This book is an awesome addition to the Wolves of Willoghby Chase. Although, Bonnie and Sylvia Green have a very small part in the story, this book is even more suspensful than its predecessor. Simon returns to study Painting with Dr. Field at an art academy in London. In London we meet many new and exciting characters, Dido Twite, a poor child who craves adventure and Simons's affection, Sophie, the lady-in-waiting for the Duchess of Battersea, and many others. There are other books besides this one. Make sure to read them all. An excellent series to read aloud to a Fifth or Sixth Grade class. They just die when you stop right before the climax of a part. It really captures their attention.
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A Kid's Review on May 29, 2002
Format: Paperback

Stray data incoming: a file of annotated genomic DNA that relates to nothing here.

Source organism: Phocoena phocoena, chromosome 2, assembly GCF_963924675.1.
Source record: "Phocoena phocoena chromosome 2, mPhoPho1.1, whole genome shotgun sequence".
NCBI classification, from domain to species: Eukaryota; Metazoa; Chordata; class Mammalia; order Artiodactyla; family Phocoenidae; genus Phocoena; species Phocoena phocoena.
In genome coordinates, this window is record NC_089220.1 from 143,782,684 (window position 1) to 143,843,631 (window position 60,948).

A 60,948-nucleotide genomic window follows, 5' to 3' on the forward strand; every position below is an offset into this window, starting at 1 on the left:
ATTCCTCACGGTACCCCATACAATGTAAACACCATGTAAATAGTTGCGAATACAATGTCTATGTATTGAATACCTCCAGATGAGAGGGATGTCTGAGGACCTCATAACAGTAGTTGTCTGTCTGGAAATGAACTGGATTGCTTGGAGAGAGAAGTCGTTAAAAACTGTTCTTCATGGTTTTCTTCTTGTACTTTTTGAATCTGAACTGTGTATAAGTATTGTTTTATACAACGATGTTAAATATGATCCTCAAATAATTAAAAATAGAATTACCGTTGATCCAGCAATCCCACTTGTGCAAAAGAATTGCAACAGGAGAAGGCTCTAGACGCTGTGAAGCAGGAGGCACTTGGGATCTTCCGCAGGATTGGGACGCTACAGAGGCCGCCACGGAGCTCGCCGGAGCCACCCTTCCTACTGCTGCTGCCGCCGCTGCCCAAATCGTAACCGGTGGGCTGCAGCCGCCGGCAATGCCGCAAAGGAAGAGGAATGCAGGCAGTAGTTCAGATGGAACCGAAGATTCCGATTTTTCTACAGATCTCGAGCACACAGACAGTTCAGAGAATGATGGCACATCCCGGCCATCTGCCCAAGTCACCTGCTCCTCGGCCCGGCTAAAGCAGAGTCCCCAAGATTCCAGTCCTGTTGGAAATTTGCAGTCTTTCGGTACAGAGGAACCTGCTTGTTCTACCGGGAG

BLACK HEARTS IN BATTERSEA is written by Joan Aiken and takes place during the reign of King James III, near the beginning of the nineteenth century. The story is about a boy named Simon, an orphan, who travels to London to meet an old friend named Dr. Field who promised to teach Simon painting. When he reaches the house where Dr. Field is supposed to be lodging, all he finds is an annoying little girl named Dido Twite. The Twites' are the owner of the house, and they tell Simon that they have no clue who or where Dr. Field is. Confused, Simon decides to stay at their house for a while. Soon, he finds himself playing chess with the kind old gentleman who is the Duke of Battersea, taking Dido to the fair, and meeting a boy named Justin. Justin is also an orphan and is in the middle of preparing to be the next Duke of Battersea. Dido starts to like Simon and tells him that she knows what happened to Dr. Field, but she cannot tell him. Simon starts to think Mr. Twite is one of the people who wants to overthrow good King James and the Duke and Duchess of Battersea. He also thinks Mr. Twite has something to do with the mysterious disappearance of Dr. Field. It seems that everywhere the Duke and Duchess go, they experience mishaps: a fire at the opera house, a wrecked ship, attacking wolves, and poisonous mince pies. With the help from Sophie, Simon's old friend and the Duchess' maid, they are all saved from the accidents. The accidents sound strange to everyone, and Simon thinks they were purposeful.